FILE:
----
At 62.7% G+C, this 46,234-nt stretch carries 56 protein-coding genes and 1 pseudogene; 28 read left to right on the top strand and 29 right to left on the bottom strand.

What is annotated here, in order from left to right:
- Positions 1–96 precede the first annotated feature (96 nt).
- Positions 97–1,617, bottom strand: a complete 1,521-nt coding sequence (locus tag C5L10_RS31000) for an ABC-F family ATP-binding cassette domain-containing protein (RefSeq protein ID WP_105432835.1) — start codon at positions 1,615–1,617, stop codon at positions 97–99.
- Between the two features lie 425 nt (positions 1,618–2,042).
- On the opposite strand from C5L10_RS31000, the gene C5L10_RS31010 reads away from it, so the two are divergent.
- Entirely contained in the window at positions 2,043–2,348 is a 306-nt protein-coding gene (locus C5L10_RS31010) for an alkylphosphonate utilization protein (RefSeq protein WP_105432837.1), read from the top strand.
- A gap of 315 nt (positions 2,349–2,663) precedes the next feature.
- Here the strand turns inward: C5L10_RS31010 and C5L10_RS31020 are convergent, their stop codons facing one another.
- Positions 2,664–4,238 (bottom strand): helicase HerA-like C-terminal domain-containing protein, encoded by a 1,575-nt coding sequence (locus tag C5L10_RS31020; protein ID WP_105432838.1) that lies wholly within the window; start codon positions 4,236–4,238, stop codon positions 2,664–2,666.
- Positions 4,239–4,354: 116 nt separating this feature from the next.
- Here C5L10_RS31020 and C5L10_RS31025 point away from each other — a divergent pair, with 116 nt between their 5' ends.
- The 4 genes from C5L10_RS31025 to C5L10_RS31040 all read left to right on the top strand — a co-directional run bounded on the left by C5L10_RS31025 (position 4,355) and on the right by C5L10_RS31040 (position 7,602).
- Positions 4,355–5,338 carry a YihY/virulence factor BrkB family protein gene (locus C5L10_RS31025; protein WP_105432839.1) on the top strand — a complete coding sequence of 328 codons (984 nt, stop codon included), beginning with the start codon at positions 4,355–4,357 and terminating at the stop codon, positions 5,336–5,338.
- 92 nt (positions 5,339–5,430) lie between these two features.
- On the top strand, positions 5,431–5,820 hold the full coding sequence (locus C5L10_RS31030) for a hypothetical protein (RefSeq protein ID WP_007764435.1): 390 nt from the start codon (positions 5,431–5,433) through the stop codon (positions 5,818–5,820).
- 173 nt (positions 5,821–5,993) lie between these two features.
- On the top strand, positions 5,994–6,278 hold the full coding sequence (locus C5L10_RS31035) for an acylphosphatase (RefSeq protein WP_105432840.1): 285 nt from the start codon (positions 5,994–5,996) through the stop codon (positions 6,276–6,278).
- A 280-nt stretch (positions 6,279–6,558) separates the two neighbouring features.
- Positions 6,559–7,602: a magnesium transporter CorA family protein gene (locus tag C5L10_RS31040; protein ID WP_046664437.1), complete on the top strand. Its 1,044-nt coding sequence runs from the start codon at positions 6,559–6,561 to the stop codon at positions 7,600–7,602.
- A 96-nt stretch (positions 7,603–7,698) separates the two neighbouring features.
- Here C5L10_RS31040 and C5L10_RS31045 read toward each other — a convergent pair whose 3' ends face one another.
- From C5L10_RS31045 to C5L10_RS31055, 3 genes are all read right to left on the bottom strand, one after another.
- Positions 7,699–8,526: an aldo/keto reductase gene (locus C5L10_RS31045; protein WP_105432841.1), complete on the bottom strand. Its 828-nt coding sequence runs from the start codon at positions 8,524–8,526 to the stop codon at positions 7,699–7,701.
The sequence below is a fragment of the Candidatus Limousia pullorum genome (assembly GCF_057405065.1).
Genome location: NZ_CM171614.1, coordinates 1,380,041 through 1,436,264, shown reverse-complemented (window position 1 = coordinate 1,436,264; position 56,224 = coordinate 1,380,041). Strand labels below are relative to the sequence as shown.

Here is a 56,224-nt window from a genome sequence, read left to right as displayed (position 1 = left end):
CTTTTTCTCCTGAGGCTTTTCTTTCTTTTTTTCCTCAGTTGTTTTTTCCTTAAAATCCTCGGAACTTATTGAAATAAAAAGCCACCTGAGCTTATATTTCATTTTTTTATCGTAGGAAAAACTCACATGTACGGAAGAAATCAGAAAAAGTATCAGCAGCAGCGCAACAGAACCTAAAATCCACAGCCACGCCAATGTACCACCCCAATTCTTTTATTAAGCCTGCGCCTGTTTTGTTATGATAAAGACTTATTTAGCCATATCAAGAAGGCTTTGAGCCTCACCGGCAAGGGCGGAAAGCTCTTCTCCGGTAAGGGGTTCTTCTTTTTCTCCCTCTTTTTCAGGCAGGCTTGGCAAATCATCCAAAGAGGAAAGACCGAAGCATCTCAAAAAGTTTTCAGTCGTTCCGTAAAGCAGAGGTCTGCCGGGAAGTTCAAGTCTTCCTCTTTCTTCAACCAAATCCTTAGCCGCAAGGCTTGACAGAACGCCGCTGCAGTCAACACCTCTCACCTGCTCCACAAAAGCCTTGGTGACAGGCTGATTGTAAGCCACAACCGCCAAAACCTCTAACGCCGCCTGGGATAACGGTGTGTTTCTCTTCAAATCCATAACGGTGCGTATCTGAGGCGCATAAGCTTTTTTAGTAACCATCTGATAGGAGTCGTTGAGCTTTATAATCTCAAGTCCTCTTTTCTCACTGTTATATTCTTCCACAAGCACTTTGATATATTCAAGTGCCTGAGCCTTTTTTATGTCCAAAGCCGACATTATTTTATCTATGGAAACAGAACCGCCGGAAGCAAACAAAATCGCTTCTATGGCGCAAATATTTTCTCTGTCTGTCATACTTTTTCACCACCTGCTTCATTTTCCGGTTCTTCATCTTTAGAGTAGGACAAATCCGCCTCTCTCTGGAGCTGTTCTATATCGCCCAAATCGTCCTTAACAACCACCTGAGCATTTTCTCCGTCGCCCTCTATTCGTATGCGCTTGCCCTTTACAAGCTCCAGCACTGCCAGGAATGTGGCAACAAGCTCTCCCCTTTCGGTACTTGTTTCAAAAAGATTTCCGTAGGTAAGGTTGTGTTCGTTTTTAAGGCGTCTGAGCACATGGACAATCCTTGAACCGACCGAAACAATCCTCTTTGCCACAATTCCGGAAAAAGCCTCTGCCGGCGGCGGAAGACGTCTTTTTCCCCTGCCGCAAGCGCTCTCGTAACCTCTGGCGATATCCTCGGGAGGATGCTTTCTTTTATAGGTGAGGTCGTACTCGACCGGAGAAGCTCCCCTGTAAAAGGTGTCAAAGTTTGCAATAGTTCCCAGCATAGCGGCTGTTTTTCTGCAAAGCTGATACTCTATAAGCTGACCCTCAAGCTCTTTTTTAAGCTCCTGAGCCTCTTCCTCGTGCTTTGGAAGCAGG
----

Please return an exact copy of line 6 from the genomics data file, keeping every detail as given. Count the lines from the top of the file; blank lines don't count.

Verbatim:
- On the opposite strand from C5L10_RS31000, the gene C5L10_RS31010 reads away from it, so the two are divergent.